Easter Island has long been a popular tourist destination, but visiting the island is going to become increasingly difficult, as erosion threatens its famous monuments and the government limits tourism. This tiny island in the Pacific Ocean is only fifteen miles across, but has become world famous thanks to the dozens of moai statues that dot the landscape, especially at the coastline. Also known as the 'Heads' of Easter Island, these iconic monuments are believed to be representative of the ancestors of the early islanders who settled here, as well as their tombs.


Despite the far-flung location of the island, thousands of tourists flock here each year. In 2017 alone, more than 100,000 visitors came to the island to see the moai and to frolic on the beaches, and the tourism industry takes in over $70 million annually. Despite this, Chile (which took possession of the island in 1888) has decided to limit tourism in an attempt to preserve the island's heritage - although it may be erosion, not tourism, that causes the most damage.

In March of this year, congress voted to limit the number of visitors to the island, both in terms of numbers and the length of time that they are allowed to stay. As of August 1st, tourists can only stay on Easter Island for a maximum of thirty days (down from ninety), and will have to provide a hotel reservation or letter of invitation from a resident in order on arrival. New residents will also be limited, with only those related to someone from the Rapa Nui people, working for the government, or creating their own economic activity being allowed to join the island population. A maximum capacity for the island will also be created, although the numbers for this have not yet been confirmed.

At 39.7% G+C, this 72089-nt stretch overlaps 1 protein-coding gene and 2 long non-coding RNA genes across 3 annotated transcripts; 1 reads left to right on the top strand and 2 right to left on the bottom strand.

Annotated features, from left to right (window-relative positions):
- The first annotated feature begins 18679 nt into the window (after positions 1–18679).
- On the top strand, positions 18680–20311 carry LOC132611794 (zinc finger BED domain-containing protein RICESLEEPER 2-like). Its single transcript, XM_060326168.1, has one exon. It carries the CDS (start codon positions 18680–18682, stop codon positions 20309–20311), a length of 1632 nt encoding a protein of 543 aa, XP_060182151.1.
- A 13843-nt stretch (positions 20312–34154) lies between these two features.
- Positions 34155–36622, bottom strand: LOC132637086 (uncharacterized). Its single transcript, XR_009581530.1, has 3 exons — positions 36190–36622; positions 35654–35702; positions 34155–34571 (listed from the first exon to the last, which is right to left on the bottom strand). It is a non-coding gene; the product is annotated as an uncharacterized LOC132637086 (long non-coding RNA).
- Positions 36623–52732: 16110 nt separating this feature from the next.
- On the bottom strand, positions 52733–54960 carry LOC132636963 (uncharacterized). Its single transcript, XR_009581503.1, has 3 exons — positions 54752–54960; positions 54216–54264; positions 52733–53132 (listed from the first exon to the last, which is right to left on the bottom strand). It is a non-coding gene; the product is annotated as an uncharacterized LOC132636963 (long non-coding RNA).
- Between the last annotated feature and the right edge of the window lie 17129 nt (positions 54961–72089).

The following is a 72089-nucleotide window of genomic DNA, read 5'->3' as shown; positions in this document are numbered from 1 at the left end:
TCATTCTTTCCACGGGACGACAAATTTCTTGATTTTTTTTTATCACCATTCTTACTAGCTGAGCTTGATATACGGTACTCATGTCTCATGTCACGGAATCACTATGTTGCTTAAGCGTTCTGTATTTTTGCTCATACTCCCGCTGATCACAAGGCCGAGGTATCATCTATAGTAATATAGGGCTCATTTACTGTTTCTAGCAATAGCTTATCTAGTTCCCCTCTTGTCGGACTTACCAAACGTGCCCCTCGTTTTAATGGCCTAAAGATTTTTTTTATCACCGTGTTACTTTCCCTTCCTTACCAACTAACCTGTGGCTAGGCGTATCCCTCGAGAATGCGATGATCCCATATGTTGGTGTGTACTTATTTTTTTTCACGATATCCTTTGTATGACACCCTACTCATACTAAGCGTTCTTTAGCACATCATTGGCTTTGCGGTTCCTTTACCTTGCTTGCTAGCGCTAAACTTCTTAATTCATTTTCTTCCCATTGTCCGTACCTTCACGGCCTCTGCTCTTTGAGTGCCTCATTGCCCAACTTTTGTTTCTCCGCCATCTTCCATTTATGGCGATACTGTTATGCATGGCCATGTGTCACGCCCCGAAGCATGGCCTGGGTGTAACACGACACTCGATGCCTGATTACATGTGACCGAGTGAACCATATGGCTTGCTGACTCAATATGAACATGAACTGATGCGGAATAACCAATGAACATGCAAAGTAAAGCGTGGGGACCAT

Although the measures to reduce the number of people on the island are sure to help preserve the local culture and limit the environmental strain on the island caused by a growing population, this is not the only threat facing the Heads of Easter Island. Rising sea levels are causing massive erosion around the island's coastline, and the cliffs that the monolithic statues are standing on have begun to crumble. There is fear that should the cliffs continue to erode, the statues themselves will be next to fall into the sea and be lost forever.

Not only would the loss of these statues and other historic stone carvings on the island mean a massive drop in the tourism industry for Easter Island, but it would prevent archaeologists from continuing to discover the history of the civilization that built them. New information about the moai is being discovered all the time, including the fact that there are bodies underneath at least some of the heads, buried by earth over the centuries (and proving that this is not the first time the statues have dealt with environmental threats). Should the water levels continue to rise, the artifacts and remains buried with them will be gone, along with the stories they might tell us about this incredible early civilization.

There are some plans to try and save the monuments of Easter Island, however. A grant from the Japanese government has provided the funds to build a seawall in front of vulnerable areas, but it is not clear if this will be enough to stop the encroaching waves. There has also been talk of moving the statues to more secure locations, and moving stone carvings to a museum, but only time will tell if these measures are enough to save these iconic relics of the past.

Source: NewYorkTimes, Forbes, Digital Journal